When suing your bank

From today’s Wall Street Journal:

WASHINGTON—Consumers are set to gain new powers to sue banks under a proposal unveiled Thursday by the Consumer Financial Protection Bureau.


When suing your bank take great heed

just how you intend to proceed.

You might find it hard

when your debit card

won’t even cough up chicken feed.

What Would Rip Van Winkle Think?

So what would Rip Van Winkle think of mattress prices now?

I bet that the old snoozer would collapse and have a cow.

He slept fine upon a bed of moss and morning glory —

he dozed so long that he woke up bearded and quite hoary.

I guess that in this day and age I can’t afford to crash,

unless I’m loaded down with a lethargic pile of cash!


Consumer Debt is a Good Bet

There’s one thing more, and one thing more, and one thing more to buy;

this is the consumer’s everlasting battle cry!

There’s one thing less, and one thing less, and one thing less to save;

this is what they mutter as they’re digging their own grave.

In between the spending and the grave, the primrose path

of debt  hopes that consumers can no longer do the math.

Reported as statistic, it’s the usual condition —

but when you’re living in it, you may well call it Perdition.   

from an article in the Wall Street Journal 


Is your home at risk in a natural disaster?

(This informational blog is brought to you by Hikingware.com. They remind you that even though natural disasters cannot be avoided, they can be planned for. Do your planning NOW, with the help of Hikingware.com.)

Four hurricanes are currently brewing in the Pacific and Atlantic. Wildfires have ravaged more than 8 million acres in the U.S. in 2015 alone. And in just the first two weeks of May this year, nearly 150 tornadoes touched down in the U.S.

Many American homeowners might still be surprised at the risk their home faces of getting hit by a natural disaster in the near future. A report released this week by real estate research firm RealtyTrac found that 43% of U.S. homes and condos — that’s a total of 35.8 million homes — are at a high risk or very high risk of at least one type of natural disaster. The report examined 2,318 counties nationwide and assigned each a score of natural disaster risk score from 0 to 300 based on their risk of wildfire, hurricane, flood, tornado and earthquake; the higher the score the higher the risk of natural disaster.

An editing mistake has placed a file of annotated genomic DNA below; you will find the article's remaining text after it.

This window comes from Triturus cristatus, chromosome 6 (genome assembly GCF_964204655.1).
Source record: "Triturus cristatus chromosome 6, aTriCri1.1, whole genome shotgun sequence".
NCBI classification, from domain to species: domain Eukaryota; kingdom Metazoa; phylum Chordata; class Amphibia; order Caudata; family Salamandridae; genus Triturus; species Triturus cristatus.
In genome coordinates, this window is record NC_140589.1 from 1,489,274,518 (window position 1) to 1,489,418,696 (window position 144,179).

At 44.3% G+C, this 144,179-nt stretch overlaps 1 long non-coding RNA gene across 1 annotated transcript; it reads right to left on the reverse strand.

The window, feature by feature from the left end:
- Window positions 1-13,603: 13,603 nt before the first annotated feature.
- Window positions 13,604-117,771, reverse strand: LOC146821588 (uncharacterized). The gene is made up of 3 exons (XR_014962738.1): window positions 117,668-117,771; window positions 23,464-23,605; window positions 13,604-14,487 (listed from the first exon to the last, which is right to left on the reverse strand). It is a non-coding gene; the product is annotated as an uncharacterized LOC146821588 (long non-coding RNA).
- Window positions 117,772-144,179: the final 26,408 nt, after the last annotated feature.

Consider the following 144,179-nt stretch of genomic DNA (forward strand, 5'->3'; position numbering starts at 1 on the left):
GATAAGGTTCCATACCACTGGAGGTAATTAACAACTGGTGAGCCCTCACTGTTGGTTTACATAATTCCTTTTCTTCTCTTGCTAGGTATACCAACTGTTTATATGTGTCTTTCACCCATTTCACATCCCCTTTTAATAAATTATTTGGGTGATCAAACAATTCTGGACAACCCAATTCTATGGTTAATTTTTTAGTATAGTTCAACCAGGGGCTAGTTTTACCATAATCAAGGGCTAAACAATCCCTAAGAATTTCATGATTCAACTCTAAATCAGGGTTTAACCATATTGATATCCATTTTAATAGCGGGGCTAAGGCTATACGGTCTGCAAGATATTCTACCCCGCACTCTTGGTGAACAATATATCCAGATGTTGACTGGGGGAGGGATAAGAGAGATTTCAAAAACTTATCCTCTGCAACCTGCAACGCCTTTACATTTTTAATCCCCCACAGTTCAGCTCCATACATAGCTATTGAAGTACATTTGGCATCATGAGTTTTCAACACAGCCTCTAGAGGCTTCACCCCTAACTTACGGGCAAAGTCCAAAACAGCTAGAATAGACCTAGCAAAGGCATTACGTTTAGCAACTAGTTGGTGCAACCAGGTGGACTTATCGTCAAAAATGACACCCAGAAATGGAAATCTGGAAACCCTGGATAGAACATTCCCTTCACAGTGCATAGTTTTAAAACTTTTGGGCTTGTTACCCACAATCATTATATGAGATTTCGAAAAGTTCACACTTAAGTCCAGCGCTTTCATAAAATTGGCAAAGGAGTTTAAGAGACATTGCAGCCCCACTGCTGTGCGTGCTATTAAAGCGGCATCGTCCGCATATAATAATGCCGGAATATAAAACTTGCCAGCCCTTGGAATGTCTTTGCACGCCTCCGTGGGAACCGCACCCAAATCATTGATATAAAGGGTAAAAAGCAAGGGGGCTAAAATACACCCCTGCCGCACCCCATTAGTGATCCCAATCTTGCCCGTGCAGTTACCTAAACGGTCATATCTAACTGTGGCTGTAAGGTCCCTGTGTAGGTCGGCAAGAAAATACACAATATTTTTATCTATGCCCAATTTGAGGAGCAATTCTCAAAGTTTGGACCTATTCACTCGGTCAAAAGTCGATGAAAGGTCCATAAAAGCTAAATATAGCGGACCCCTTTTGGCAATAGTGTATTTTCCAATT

A study published in the New England Journal of Medicine found that there were three times as many natural disasters from 2000 through 2009 as there were from 1980 through 1989, of which nearly 80% were due to climate-related issues.

Furthermore, “during recent decades, the scale of disasters has expanded owing to increased rates of urbanization, deforestation, and environmental degradation and to intensifying climate variables such as higher temperatures, extreme precipitation, and more violent wind and water storms,” the study authors note.

The impacts of this trend are devastating people’s lives — and their homes: “Since 2008, an average of 26.4 million people per year have been displaced from their homes by disasters brought on by natural hazards,” a report from the Internal Displacement Monitoring Centre, an independent, non-governmental humanitarian organization studying displacement, reveals. “This is the equivalent to one person being displaced every second.”

That’s unlikely to change anytime soon. The report notes that “the trend over decades is on the rise,” meaning that more people are displaced from their homes now than in previous decades. By one estimate, twice as many people are displaced from their homes because of natural disasters than were in the 1970s.

The states with the most homes in high or very high risk counties, according to the latest RealtyTrac report, include California (8.4 million homes at high risk), Florida (6.7 million), New York (2.4 million), New Jersey (2.3 million) and North Carolina (2.3 million). The cities with the most homes in high-risk counties are not surprisingly (due to their large number of homes): New York (3.5 million homes at high risk), Los Angeles (2.5 million), Miami (1.9 million), Houston (1.2 million), and Riverside-San Bernardino in Southern California (1.1 million).

Buying a home in a high-risk natural disaster area is, of course, risky in that your home may be more likely to get damaged or destroyed than one in a low-risk area. It may also be a bad financial move even if you’re heavily insured: “In lower risk natural disaster markets, home price appreciation is steadier and larger over the last 10 years,” says Daren Blomquist, the vice president of RealtyTrac.

Home sales prices in counties with a low risk and very low risk for natural disasters increased an average of 6.6% and 9.5%, respectively, between 2005 and 2015. Meanwhile, home sales prices in counties with a high risk and very high risk for natural disasters decreased 2.5% and 6.4%, on average, over that period.

However, home values in high-risk areas tend to be higher than in low-risk areas, and over the last three years, home price appreciation has been stronger in higher risk counties than in lower ones.  And of course, many people have to live where their jobs are — disaster-risk area or not — so they just need to make sure they’re properly insured.